i) All returning failed asylum seekers are subject to questioning on arrival, and this will include questions about why they claimed asylum;
ii) A returnee who divulges that he claimed to be a Christian is reasonably likely to be transferred for further questioning;
iii) The returnee can be expected to sign an undertaking renouncing his claimed Christianity. The questioning will therefore in general be short and will not entail a real risk of ill-treatment;
iv) If there are any reasons why the detention becomes prolonged, the risk of ill-treatment will correspondingly rise. Factors that could result in prolonged detention must be determined on a case by case basis. They could include but are not limited to:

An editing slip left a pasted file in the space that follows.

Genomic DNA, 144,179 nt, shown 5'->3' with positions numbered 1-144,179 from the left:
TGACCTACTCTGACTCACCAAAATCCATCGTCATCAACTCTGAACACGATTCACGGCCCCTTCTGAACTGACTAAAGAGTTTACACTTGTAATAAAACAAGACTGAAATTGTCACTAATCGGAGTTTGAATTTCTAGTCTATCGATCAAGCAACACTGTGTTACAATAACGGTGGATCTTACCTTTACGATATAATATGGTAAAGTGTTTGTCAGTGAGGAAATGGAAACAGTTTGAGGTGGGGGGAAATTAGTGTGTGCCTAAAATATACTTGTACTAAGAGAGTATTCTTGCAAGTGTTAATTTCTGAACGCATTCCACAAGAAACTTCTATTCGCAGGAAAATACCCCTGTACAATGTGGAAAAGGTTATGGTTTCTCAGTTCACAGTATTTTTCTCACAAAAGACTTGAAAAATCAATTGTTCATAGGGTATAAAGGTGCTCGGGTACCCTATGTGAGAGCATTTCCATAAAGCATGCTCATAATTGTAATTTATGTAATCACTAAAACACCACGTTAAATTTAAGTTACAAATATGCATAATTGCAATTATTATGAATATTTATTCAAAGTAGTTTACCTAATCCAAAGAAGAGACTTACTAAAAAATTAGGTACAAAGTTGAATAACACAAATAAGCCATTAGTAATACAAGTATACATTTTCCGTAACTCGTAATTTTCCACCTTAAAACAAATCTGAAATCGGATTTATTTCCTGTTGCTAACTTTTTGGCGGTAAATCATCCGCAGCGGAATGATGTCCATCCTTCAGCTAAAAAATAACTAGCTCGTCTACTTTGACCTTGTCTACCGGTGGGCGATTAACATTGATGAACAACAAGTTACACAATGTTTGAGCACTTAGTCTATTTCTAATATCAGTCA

a) Previous adverse contact with the Iranian security services;
b) Connection to persons of interest to the Iranian authorities;
c) Attendance at a church with perceived connection to Iranian house churches;
d) Overt social media content indicating that the individual concerned has actively promoted Christianity.
15. Bringing this together, it is clear that applying the country guidance to the established factual matrix - both the preserved facts and those facts I have found above - the appeal must be allowed on Refugee Convention grounds. The appellant is a genuine Christian convert who would conceal his faith upon return to Iran through a fear of being persecuted. Those parts of the Country Guidance emphasised above point to only one conclusion on such facts, that the appellant has established his case under the Refugee Convention.